|Submission and Starvation by Beki Yopek|
Pinned beneath tons of World War II Russian tank.
Taunted by an old enemy and her new fallen angel pet.
No haloxite for me to use to cast any Blood Magic.
Starving for life force because I’d worked more than a double and hadn’t touched a mote in almost 24 hours.
There was only one way to save myself: I had to get shot.
“Take these,” Avarice spat, standing above me. She passed a fistful of haloxite revolver rounds to Jack Te-Konos, who slipped them into an inner pocket of his combat-shredded blazer. The sharp golden-glowing cartridges fell from a hole in the pocket and scattered in the mud around his shoes. Avarice’s lolita dress swished as she stepped away from Jack, pointing her finger first at the revolver in his hand, then at the rounds on the ground. “Get some functional clothing, Jack. You’ve got more than enough motes after what The Coalition is paying you.”
I glanced at Avarice’s do-me-now boots and the formidable cleave bulging from the dress’s bust. “Ha, ‘functional’ clothing.”
Jack, who’d assumed his pocket worked properly, was peering at the hundreds of demons harrying The Reaper in the skies above the Khalkin Gol river in Outer Mongolia. Clouds of smog that used to be living, fighting demon thieves obscured the sun the way millions of midges would. I sucked in a breath and nearly choked on the metallic odors of blood, earth, and rust on the air. I knew what was coming next.
Jack gritted his teeth and grunted, “Jack did not realize The Reaper had been trained in martial arts. More than half of our--”
Both of Avarice’s horns whipped down and butted Jack in the head for the second time in five minutes. I flinched involuntarily, hissed through my teeth, and forced my eyes off the ghosts and the lone scrumptious soul fifteen feet away on the river banks. My old enemy’s shrieks hit plane-engine levels. “Incompetent slave. Give me that revolver.”
Pearly white blood dripped from Jack’s bruises that had torn open on Avarice’s second blow. He passed the gun to her on his flat palm, his eyes wider than I’d ever seen them in the years we’d fought each other. Then the fallen angel scrambled to retrieve the rest of the haloxite rounds he’d dropped. His shoes squelched in the muck and he stumbled in his hurry to obey.
I wriggled my left wing and claws, the only limb I had free that could help me escape this shit sandwich.
Avarice batted Jack aside with her wing, loaded the haloxite round she held into the revolver, and fired at me the same instant I whipped my free wing up from the ground. Hot agony sliced along the ridge of the wing and I seized the pain with my voice and will. Blood Magic flowed unguided and I shoved it with every ounce of effort I had left. Bullet, gun, and shooter launched skyward along the line of blood I’d smeared onto Avarice’s revolver and arm.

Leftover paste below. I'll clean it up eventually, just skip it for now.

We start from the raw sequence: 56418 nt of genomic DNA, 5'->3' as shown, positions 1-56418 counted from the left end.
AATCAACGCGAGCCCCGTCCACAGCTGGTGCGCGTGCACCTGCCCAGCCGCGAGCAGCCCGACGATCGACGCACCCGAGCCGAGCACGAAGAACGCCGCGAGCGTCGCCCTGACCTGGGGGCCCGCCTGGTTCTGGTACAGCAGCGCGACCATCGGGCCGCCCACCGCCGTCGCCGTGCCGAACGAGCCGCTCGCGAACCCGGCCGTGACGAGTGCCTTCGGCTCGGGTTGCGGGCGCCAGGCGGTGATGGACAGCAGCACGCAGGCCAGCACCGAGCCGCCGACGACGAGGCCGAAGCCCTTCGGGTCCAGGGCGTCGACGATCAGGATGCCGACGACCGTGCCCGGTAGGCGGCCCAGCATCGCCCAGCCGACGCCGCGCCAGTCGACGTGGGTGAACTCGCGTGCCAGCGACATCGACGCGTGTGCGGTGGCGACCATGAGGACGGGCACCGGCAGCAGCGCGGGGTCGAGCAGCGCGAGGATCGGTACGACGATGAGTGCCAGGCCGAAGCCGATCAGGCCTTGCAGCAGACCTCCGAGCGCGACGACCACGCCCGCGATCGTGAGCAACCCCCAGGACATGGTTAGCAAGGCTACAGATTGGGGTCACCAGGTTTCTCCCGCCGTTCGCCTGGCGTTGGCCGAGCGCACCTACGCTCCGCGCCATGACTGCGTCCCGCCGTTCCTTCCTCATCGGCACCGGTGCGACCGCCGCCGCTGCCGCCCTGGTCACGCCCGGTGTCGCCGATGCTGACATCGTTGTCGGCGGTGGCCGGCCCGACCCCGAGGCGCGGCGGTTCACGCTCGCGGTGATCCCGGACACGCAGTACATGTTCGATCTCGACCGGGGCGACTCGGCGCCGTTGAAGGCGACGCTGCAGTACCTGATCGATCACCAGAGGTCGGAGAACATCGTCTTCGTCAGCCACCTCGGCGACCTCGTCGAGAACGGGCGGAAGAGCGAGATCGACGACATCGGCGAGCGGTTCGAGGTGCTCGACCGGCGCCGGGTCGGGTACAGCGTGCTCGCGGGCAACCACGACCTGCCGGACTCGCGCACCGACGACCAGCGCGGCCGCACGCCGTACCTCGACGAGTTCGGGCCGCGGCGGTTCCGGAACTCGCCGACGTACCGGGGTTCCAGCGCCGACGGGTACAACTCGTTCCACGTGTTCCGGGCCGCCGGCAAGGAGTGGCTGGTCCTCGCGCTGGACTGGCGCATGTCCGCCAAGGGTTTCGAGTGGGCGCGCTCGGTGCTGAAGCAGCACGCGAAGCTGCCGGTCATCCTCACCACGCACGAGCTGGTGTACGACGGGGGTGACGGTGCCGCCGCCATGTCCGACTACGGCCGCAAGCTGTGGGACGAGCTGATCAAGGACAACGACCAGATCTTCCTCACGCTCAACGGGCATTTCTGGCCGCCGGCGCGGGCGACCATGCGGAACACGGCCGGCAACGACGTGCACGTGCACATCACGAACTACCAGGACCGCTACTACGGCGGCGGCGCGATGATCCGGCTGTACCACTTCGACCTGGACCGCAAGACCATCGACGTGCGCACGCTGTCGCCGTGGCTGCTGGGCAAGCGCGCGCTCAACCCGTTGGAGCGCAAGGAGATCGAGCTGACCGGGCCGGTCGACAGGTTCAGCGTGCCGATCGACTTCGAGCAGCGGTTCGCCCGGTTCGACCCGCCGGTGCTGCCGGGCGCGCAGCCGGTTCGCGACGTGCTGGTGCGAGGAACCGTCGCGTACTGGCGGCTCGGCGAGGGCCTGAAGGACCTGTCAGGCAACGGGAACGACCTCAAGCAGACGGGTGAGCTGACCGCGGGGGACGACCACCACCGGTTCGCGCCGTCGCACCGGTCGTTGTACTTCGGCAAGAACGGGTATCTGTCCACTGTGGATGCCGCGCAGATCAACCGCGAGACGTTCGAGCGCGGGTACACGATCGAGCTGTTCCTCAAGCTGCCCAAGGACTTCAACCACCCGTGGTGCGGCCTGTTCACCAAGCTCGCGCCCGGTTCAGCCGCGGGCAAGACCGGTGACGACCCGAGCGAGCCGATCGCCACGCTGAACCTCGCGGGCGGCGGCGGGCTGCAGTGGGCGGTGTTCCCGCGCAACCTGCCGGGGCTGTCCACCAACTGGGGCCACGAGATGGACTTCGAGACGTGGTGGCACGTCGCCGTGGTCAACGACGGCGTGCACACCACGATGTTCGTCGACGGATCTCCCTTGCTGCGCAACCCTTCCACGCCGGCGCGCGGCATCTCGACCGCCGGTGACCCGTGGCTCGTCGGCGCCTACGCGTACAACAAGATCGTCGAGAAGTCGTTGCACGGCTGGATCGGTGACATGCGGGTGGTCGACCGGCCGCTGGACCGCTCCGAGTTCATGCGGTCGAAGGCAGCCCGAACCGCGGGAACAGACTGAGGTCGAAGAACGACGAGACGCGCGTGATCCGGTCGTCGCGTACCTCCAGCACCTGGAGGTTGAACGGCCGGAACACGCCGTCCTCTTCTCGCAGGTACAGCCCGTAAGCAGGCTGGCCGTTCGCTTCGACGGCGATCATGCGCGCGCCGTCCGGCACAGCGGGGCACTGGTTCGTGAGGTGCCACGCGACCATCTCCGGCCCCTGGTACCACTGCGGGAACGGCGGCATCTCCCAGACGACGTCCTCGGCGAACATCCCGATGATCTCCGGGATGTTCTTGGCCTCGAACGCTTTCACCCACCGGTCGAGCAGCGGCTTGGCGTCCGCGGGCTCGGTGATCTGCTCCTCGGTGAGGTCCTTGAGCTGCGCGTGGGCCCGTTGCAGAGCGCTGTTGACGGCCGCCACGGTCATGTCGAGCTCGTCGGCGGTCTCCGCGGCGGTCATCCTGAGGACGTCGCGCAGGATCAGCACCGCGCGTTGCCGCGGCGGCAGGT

Gasping, I flipped my wing around and slammed the bleeding ridge into the tank that trapped me. Then I dragged it from left to right at an awkward angle. The smear I left was sloppy, but enough of my orange blood had slathered the metal for me to unleash a surge of unguided Blood Magic that covered most of the tank’s side. The tonnage tipped up at an angle and I pumped both wings, expecting to fly free. I’d been so hungry for life force I forgot to direct the Newtonian kick-back that came every time I shoved something with Blood Magic.
Instead of soaring out from under the tank, I rolled in the mud like a drunk demon falling off his barstool. Human blood and churned soil from the recent Russia vs Japan battles caked my skin all over, squeezing into my boots and tangling my scarlet hair. When I struggled to stand straight, the ground-shaking thud of the tank landing on its treads wrecked my balance and sent me sprawling again.
Jack face-planted too, and I couldn’t get my limbs to move for me to get the jump on him.
Life force starvation. I had maybe ten minutes.
The fallen angel sprang up, shook mud from his tar-colored wings, and took in everything happening around me. Then he stepped closer and crouched down, bringing his crimson halo whipping down at me. Pain crackled and burst at the back of my skull. Swirls lit up in my field of vision. All I could hear was Jack’s seething voice. “You are seconds from starvation. Your Reaper will return to find a cloud of dead Ava, or a hypocrite who’s forced to maintain a lie for her life’s sake.”
Feathery wing flaps pounded the air. Then nothing.
It might have been one minute or nine, but consciousness came charging back in time for me to register a small group of human ghosts had wandered close by. One isolated soul thrummed with life force. I swear I could hear each chiming pulse of it, and I drooled without meaning to. Blood surged through my pounding heart, oozing out the wing wound and onto the dirt.
Life force. An arm’s length away.
With both arms, I propped myself up and squinted skyward.
There were no more demon thieves in the air above the river.
The Reaper descended from on high.
He was probably too far up to see me.